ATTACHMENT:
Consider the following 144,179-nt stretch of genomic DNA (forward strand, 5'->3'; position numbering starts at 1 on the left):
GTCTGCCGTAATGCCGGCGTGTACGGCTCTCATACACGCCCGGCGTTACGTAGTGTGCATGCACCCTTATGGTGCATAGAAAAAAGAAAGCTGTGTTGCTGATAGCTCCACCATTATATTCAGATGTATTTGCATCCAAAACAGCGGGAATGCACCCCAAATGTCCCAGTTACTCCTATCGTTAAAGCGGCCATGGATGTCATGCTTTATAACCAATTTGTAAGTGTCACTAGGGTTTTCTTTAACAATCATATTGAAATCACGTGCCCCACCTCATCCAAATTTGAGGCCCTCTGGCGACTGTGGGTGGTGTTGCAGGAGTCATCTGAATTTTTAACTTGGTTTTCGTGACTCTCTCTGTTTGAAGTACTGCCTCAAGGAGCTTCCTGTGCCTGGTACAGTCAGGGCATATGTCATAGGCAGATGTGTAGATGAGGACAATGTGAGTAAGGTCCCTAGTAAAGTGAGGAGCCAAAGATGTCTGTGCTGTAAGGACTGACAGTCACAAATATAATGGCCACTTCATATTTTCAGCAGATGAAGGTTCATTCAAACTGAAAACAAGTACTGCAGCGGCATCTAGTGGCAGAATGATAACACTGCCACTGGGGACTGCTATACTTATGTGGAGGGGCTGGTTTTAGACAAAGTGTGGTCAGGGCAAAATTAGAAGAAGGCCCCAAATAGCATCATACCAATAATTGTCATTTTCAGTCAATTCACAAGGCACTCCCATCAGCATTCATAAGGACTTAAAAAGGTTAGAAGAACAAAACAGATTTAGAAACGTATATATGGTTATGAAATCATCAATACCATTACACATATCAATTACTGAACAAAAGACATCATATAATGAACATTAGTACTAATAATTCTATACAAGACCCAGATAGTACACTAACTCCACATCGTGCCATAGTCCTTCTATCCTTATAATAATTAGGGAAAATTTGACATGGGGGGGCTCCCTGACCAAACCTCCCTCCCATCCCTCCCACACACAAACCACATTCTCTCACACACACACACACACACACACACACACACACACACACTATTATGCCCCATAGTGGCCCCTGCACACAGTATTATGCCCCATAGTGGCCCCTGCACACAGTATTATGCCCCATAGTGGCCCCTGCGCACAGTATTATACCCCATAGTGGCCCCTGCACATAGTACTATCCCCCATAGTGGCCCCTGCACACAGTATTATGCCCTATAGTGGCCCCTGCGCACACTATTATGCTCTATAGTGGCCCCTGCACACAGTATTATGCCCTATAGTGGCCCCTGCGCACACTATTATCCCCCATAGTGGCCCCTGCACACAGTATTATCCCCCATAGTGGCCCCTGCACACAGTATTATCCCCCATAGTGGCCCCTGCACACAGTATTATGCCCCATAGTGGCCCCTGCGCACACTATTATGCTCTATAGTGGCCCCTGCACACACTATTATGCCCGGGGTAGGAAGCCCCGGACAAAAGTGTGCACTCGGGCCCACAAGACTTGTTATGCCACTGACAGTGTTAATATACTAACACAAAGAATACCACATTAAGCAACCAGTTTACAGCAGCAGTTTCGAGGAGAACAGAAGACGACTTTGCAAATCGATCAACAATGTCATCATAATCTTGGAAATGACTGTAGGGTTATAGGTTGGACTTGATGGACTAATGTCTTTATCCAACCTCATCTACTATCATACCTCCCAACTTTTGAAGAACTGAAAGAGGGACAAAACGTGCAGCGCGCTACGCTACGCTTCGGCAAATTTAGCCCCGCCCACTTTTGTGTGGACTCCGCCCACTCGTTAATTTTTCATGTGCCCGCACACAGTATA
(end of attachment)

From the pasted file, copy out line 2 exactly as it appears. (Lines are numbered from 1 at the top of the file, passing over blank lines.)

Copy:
GTCTGCCGTAATGCCGGCGTGTACGGCTCTCATACACGCCCGGCGTTACGTAGTGTGCATGCACCCTTATGGTGCATAGAAAAAAGAAAGCTGTGTTGCTGATAGCTCCACCATTATATTCAGATGTATTTGCATCCAAAACAGCGGGAATGCACCCCAAATGTCCCAGTTACTCCTATCGTTAAAGCGGCCATGGATGTCATGCTTTATAACCAATTTGTAAGTGTCACTAGGGTTTTCTTTAACAATCATATTGAAATCACGTGCCCCACCTCATCCAAATTTGAGGCCCTCTGGCGACTGTGGGTGGTGTTGCAGGAGTCATCTGAATTTTTAACTTGGTTTTCGTGACTCTCTCTGTTTGAAGTACTGCCTCAAGGAGCTTCCTGTGCCTGGTACAGTCAGGGCATATGTCATAGGCAGATGTGTAGATGAGGACAATGTGAGTAAGGTCCCTAGTAAAGTGAGGAGCCAAAGATGTCTGTGCTGTAAGGACTGACAGTCACAAATATAATGGCCACTTCATATTTTCAGCAGATGAAGGTTCATTCAAACTGAAAACAAGTACTGCAGCGGCATCTAGTGGCAGAATGATAACACTGCCACTGGGGACTGCTATACTTATGTGGAGGGGCTGGTTTTAGACAAAGTGTGGTCAGGGCAAAATTAGAAGAAGGCCCCAAATAGCATCATACCAATAATTGTCATTTTCAGTCAATTCACAAGGCACTCCCATCAGCATTCATAAGGACTTAAAAAGGTTAGAAGAACAAAACAGATTTAGAAACGTATATATGGTTATGAAATCATCAATACCATTACACATATCAATTACTGAACAAAAGACATCATATAATGAACATTAGTACTAATAATTCTATACAAGACCCAGATAGTACACTAACTCCACATCGTGCCATAGTCCTTCTATCCTTATAATAATTAGGGAAAATTTGACATGGGGGGGCTCCCTGACCAAACCTCCCTCCCATCCCTCCCACACACAAACCACATTCTCTCACACACACACACACACACACACACACACACACACACACTATTATGCCCCATAGTGGCCCCTGCACACAGTATTATGCCCCATAGTGGCCCCTGCACACAGTATTATGCCCCATAGTGGCCCCTGCGCACAGTATTATACCCCATAGTGGCCCCTGCACATAGTACTATCCCCCATAGTGGCCCCTGCACACAGTATTATGCCCTATAGTGGCCCCTGCGCACACTATTATGCTCTATAGTGGCCCCTGCACACAGTATTATGCCCTATAGTGGCCCCTGCGCACACTATTATCCCCCATAGTGGCCCCTGCACACAGTATTATCCCCCATAGTGGCCCCTGCACACAGTATTATCCCCCATAGTGGCCCCTGCACACAGTATTATGCCCCATAGTGGCCCCTGCGCACACTATTATGCTCTATAGTGGCCCCTGCACACACTATTATGCCCGGGGTAGGAAGCCCCGGACAAAAGTGTGCACTCGGGCCCACAAGACTTGTTATGCCACTGACAGTGTTAATATACTAACACAAAGAATACCACATTAAGCAACCAGTTTACAGCAGCAGTTTCGAGGAGAACAGAAGACGACTTTGCAAATCGATCAACAATGTCATCATAATCTTGGAAATGACTGTAGGGTTATAGGTTGGACTTGATGGACTAATGTCTTTATCCAACCTCATCTACTATCATACCTCCCAACTTTTGAAGAACTGAAAGAGGGACAAAACGTGCAGCGCGCTACGCTACGCTTCGGCAAATTTAGCCCCGCCCACTTTTGTGTGGACTCCGCCCACTCGTTAATTTTTCATGTGCCCGCACACAGTATA